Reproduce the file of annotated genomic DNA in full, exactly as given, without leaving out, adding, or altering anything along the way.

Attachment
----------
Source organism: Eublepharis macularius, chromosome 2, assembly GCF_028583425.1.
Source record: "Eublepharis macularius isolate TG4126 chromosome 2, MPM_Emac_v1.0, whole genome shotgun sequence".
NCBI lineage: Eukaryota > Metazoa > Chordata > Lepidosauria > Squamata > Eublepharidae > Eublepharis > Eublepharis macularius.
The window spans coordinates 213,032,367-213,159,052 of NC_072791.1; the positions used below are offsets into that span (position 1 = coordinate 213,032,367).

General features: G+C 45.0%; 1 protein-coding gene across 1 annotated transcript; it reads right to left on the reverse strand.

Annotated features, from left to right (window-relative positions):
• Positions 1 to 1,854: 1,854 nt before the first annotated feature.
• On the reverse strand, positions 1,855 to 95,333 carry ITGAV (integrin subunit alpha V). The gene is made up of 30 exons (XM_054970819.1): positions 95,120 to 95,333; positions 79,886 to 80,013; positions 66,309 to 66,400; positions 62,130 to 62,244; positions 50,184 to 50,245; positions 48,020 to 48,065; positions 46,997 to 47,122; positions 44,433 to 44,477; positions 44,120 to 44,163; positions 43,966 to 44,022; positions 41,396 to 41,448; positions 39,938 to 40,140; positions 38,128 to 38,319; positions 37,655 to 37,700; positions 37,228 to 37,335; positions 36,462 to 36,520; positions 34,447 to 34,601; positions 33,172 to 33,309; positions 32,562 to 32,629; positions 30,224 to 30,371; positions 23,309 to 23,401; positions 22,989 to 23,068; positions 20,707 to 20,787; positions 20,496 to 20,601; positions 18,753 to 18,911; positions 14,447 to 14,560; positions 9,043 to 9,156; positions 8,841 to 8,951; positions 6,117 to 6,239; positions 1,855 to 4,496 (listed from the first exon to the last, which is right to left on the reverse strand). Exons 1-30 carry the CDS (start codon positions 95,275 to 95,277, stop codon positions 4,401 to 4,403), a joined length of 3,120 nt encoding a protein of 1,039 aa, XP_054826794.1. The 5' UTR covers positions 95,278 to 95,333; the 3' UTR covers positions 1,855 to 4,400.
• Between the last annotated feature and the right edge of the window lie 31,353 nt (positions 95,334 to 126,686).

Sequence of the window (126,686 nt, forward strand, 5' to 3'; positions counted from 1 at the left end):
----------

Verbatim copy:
Source organism: Eublepharis macularius, chromosome 2, assembly GCF_028583425.1.
Source record: "Eublepharis macularius isolate TG4126 chromosome 2, MPM_Emac_v1.0, whole genome shotgun sequence".
NCBI lineage: Eukaryota > Metazoa > Chordata > Lepidosauria > Squamata > Eublepharidae > Eublepharis > Eublepharis macularius.
The window spans coordinates 213,032,367-213,159,052 of NC_072791.1; the positions used below are offsets into that span (position 1 = coordinate 213,032,367).

General features: G+C 45.0%; 1 protein-coding gene across 1 annotated transcript; it reads right to left on the reverse strand.

Annotated features, from left to right (window-relative positions):
• Positions 1 to 1,854: 1,854 nt before the first annotated feature.
• On the reverse strand, positions 1,855 to 95,333 carry ITGAV (integrin subunit alpha V). The gene is made up of 30 exons (XM_054970819.1): positions 95,120 to 95,333; positions 79,886 to 80,013; positions 66,309 to 66,400; positions 62,130 to 62,244; positions 50,184 to 50,245; positions 48,020 to 48,065; positions 46,997 to 47,122; positions 44,433 to 44,477; positions 44,120 to 44,163; positions 43,966 to 44,022; positions 41,396 to 41,448; positions 39,938 to 40,140; positions 38,128 to 38,319; positions 37,655 to 37,700; positions 37,228 to 37,335; positions 36,462 to 36,520; positions 34,447 to 34,601; positions 33,172 to 33,309; positions 32,562 to 32,629; positions 30,224 to 30,371; positions 23,309 to 23,401; positions 22,989 to 23,068; positions 20,707 to 20,787; positions 20,496 to 20,601; positions 18,753 to 18,911; positions 14,447 to 14,560; positions 9,043 to 9,156; positions 8,841 to 8,951; positions 6,117 to 6,239; positions 1,855 to 4,496 (listed from the first exon to the last, which is right to left on the reverse strand). Exons 1-30 carry the CDS (start codon positions 95,275 to 95,277, stop codon positions 4,401 to 4,403), a joined length of 3,120 nt encoding a protein of 1,039 aa, XP_054826794.1. The 5' UTR covers positions 95,278 to 95,333; the 3' UTR covers positions 1,855 to 4,400.
• Between the last annotated feature and the right edge of the window lie 31,353 nt (positions 95,334 to 126,686).

Sequence of the window (126,686 nt, forward strand, 5' to 3'; positions counted from 1 at the left end):